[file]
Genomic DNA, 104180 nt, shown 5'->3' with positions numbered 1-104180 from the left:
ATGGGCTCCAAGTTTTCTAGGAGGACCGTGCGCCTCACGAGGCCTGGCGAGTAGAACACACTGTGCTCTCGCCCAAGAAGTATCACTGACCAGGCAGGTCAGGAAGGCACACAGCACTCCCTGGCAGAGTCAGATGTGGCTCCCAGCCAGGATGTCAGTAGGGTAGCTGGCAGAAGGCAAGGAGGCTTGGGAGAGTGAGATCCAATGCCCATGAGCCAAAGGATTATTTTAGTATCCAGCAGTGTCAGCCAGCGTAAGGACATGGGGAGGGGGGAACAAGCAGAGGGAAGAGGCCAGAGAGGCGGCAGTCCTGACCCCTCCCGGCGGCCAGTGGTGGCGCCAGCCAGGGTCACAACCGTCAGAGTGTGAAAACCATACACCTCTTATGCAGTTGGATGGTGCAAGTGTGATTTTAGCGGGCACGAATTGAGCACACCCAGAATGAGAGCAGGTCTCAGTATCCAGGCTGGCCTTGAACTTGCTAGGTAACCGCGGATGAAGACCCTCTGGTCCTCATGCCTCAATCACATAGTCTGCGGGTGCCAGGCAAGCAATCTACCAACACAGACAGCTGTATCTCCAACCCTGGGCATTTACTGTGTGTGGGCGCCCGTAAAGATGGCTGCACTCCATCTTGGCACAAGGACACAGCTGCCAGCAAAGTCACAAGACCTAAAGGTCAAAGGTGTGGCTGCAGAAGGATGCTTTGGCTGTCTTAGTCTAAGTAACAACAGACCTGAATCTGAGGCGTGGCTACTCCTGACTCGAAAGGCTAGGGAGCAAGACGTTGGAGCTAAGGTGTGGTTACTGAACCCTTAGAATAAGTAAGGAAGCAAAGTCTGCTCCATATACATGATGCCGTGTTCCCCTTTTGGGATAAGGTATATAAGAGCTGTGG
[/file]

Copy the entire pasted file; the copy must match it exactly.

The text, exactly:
Genomic DNA, 104180 nt, shown 5'->3' with positions numbered 1-104180 from the left:
ATGGGCTCCAAGTTTTCTAGGAGGACCGTGCGCCTCACGAGGCCTGGCGAGTAGAACACACTGTGCTCTCGCCCAAGAAGTATCACTGACCAGGCAGGTCAGGAAGGCACACAGCACTCCCTGGCAGAGTCAGATGTGGCTCCCAGCCAGGATGTCAGTAGGGTAGCTGGCAGAAGGCAAGGAGGCTTGGGAGAGTGAGATCCAATGCCCATGAGCCAAAGGATTATTTTAGTATCCAGCAGTGTCAGCCAGCGTAAGGACATGGGGAGGGGGGAACAAGCAGAGGGAAGAGGCCAGAGAGGCGGCAGTCCTGACCCCTCCCGGCGGCCAGTGGTGGCGCCAGCCAGGGTCACAACCGTCAGAGTGTGAAAACCATACACCTCTTATGCAGTTGGATGGTGCAAGTGTGATTTTAGCGGGCACGAATTGAGCACACCCAGAATGAGAGCAGGTCTCAGTATCCAGGCTGGCCTTGAACTTGCTAGGTAACCGCGGATGAAGACCCTCTGGTCCTCATGCCTCAATCACATAGTCTGCGGGTGCCAGGCAAGCAATCTACCAACACAGACAGCTGTATCTCCAACCCTGGGCATTTACTGTGTGTGGGCGCCCGTAAAGATGGCTGCACTCCATCTTGGCACAAGGACACAGCTGCCAGCAAAGTCACAAGACCTAAAGGTCAAAGGTGTGGCTGCAGAAGGATGCTTTGGCTGTCTTAGTCTAAGTAACAACAGACCTGAATCTGAGGCGTGGCTACTCCTGACTCGAAAGGCTAGGGAGCAAGACGTTGGAGCTAAGGTGTGGTTACTGAACCCTTAGAATAAGTAAGGAAGCAAAGTCTGCTCCATATACATGATGCCGTGTTCCCCTTTTGGGATAAGGTATATAAGAGCTGTGG